[v] deprive somebody of something by deceit; "The con-man beat me out of $50"; "This salesman ripped us off!"; "we were cheated by their clever-sounding scheme"; "They chiseled me out of my money"
[v] be superior; "Reading beats watching television"; "This sure beats work!"



Webster (1913) Definition: Beat, v. t. [imp. Beat; p. p. Beat, Beaten; p. pr.
& vb. n. Beating.] [OE. beaten, beten, AS. be['a]tan; akin
to Icel. bauta, OHG. b?zan. Cf. 1st Butt, Button.]
1. To strike repeatedly; to lay repeated blows upon; as, to
beat one's breast; to beat iron so as to shape it; to beat
grain, in order to force out the seeds; to beat eggs and
sugar; to beat a drum.

Thou shalt beat some of it [spices] very small.
--Ex. xxx. 36.

They did beat the gold into thin plates. --Ex.
xxxix. 3.

2. To punish by blows; to thrash.

3. To scour or range over in hunting, accompanied with the
noise made by striking bushes, etc., for the purpose of
rousing game.

To beat the woods, and rouse the bounding prey.
--Prior.

4. To dash against, or strike, as with water or wind.

A frozen continent . . . beat with perpetual storms.
--Milton.

5. To tread, as a path.

Pass awful gulfs, and beat my painful way.
--Blackmore.

6. To overcome in a battle, contest, strife, race, game,
etc.; to vanquish or conquer; to surpass.

He beat them in a bloody battle. --Prescott.

For loveliness, it would be hard to beat that. --M.
Arnold.

7. To cheat; to chouse; to swindle; to defraud; -- often with
out. [Colloq.]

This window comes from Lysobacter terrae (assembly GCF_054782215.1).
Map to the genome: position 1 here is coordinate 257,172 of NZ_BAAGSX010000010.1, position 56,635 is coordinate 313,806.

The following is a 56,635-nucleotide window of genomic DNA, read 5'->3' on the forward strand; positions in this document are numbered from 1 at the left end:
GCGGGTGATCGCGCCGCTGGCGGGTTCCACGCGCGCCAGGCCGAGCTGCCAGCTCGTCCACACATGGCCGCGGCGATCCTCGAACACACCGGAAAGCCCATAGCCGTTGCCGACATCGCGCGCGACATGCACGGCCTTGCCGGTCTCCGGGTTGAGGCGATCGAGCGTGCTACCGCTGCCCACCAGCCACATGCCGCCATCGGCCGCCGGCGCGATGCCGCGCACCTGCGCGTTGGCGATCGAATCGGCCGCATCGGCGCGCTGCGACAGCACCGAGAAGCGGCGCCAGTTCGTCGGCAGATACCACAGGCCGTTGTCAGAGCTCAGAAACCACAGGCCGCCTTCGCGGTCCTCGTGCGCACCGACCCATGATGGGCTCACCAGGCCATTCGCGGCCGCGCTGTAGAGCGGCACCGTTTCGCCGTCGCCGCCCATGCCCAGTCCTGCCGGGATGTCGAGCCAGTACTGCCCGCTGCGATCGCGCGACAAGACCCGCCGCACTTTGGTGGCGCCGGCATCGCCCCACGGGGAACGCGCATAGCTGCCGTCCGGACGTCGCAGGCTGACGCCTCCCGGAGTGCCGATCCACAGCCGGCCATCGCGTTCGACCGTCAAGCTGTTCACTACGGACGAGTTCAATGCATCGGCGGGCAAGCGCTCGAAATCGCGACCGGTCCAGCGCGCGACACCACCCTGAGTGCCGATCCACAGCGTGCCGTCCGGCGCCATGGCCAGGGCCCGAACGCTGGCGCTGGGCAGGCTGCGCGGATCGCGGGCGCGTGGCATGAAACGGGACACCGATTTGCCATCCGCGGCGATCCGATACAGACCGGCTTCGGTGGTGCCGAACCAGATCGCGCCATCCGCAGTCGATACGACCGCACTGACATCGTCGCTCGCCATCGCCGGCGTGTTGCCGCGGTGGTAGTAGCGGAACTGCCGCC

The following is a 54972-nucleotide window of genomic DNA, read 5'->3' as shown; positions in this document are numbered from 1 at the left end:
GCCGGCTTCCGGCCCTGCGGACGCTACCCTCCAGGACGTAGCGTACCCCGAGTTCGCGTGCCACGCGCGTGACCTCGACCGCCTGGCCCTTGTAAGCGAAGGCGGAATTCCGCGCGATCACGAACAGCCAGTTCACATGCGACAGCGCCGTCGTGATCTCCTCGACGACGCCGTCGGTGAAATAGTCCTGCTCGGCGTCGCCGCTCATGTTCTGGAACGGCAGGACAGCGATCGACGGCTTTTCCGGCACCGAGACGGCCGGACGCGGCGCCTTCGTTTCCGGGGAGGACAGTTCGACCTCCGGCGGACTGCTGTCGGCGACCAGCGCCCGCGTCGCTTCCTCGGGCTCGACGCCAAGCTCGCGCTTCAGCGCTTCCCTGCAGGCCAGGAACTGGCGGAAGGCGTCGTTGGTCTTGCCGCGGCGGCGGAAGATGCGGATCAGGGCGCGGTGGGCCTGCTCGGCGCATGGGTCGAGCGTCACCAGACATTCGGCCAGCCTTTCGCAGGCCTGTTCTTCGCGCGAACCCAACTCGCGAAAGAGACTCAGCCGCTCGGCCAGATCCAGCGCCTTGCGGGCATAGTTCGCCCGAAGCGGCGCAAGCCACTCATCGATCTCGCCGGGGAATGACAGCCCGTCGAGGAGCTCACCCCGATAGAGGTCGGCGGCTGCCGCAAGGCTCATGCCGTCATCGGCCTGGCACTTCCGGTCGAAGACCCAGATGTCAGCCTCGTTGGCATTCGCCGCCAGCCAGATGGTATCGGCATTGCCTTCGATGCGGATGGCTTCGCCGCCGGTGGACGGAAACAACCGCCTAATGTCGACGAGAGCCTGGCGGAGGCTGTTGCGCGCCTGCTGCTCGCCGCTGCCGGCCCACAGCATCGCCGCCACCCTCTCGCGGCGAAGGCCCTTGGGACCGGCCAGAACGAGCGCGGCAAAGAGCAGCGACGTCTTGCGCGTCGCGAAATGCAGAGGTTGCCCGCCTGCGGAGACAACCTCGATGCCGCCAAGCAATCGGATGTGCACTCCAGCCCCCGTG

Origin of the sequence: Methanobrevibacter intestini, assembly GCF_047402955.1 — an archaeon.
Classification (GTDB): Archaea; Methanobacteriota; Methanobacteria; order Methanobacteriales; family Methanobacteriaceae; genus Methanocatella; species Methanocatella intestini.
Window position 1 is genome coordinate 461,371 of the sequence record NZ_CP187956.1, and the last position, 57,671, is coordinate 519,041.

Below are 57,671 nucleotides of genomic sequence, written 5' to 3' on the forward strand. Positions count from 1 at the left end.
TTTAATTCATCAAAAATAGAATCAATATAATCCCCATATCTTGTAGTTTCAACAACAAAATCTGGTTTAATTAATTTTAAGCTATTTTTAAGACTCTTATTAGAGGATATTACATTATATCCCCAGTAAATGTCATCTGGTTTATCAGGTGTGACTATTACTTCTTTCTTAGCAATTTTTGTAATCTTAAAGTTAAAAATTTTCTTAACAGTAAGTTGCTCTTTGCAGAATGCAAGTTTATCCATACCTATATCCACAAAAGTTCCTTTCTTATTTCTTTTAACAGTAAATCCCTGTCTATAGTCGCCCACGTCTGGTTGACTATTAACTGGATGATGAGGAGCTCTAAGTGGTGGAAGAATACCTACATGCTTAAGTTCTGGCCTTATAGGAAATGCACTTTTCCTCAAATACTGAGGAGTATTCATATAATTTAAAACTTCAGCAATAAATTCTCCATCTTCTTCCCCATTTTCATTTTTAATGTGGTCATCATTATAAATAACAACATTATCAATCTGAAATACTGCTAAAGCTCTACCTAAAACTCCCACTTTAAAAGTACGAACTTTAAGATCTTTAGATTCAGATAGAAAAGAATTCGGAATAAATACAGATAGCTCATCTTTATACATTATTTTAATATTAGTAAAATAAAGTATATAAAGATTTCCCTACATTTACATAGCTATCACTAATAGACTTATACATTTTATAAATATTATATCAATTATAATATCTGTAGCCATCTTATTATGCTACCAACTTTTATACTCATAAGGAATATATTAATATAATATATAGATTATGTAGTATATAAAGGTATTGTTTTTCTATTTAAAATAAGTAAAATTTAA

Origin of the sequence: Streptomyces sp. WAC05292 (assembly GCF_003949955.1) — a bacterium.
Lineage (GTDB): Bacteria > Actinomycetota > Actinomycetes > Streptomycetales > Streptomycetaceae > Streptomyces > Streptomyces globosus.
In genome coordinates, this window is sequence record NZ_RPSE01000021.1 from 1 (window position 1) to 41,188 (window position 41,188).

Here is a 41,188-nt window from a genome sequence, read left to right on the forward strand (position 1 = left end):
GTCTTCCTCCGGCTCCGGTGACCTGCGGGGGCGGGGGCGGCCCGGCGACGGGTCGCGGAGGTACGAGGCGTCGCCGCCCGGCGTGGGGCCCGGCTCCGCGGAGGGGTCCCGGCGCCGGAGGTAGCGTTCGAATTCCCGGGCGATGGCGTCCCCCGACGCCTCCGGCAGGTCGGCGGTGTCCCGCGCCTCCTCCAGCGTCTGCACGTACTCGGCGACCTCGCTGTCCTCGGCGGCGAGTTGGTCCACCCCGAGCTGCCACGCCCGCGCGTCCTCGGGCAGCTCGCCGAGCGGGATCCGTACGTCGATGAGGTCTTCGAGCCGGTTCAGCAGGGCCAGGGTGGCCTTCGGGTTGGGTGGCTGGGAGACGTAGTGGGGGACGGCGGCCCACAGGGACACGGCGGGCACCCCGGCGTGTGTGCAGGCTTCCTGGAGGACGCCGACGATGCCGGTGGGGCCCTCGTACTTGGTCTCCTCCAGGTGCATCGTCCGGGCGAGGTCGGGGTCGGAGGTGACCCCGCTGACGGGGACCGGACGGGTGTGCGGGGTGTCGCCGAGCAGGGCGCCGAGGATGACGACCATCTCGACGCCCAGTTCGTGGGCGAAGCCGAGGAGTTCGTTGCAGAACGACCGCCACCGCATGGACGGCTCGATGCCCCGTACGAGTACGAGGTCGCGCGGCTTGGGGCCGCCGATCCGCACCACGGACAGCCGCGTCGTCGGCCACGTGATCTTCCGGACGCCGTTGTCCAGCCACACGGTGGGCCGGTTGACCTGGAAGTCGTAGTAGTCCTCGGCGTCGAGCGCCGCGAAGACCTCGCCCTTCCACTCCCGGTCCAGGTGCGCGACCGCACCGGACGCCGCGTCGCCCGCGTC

8. To exercise severely; to perplex; to trouble.

Why should any one . . . beat his head about the
Latin grammar who does not intend to be a critic?
--Locke.

9. (Mil.) To give the signal for, by beat of drum; to sound
by beat of drum; as, to beat an alarm, a charge, a parley,
a retreat; to beat the general, the reveille, the tattoo.
See Alarm, Charge, Parley, etc.

To beat down, to haggle with (any one) to secure a lower
price; to force down. [Colloq.]

To beat into, to teach or instill, by repetition.

To beat off, to repel or drive back.

To beat out, to extend by hammering.

To beat out of a thing, to cause to relinquish it, or give
it up. ``Nor can anything beat their posterity out of it
to this day.'' --South.

To beat the dust. (Man.)
(a) To take in too little ground with the fore legs, as a
horse.
(b) To perform curvets too precipitately or too low.

To beat the hoof, to walk; to go on foot.

To beat the wing, to flutter; to move with fluttering
agitation.

To beat time, to measure or regulate time in music by the
motion of the hand or foot.

To beat up, to attack suddenly; to alarm or disturb; as, to
beat up an enemy's quarters.

Syn: To strike; pound; bang; buffet; maul; drub; thump;
baste; thwack; thrash; pommel; cudgel; belabor; conquer;
defeat; vanquish; overcome.


Beat, v. i.
1. To strike repeatedly; to inflict repeated blows; to knock
vigorously or loudly.

The men of the city . . . beat at the door.
--Judges. xix.
22.

2. To move with pulsation or throbbing.

A thousand hearts beat happily. --Byron.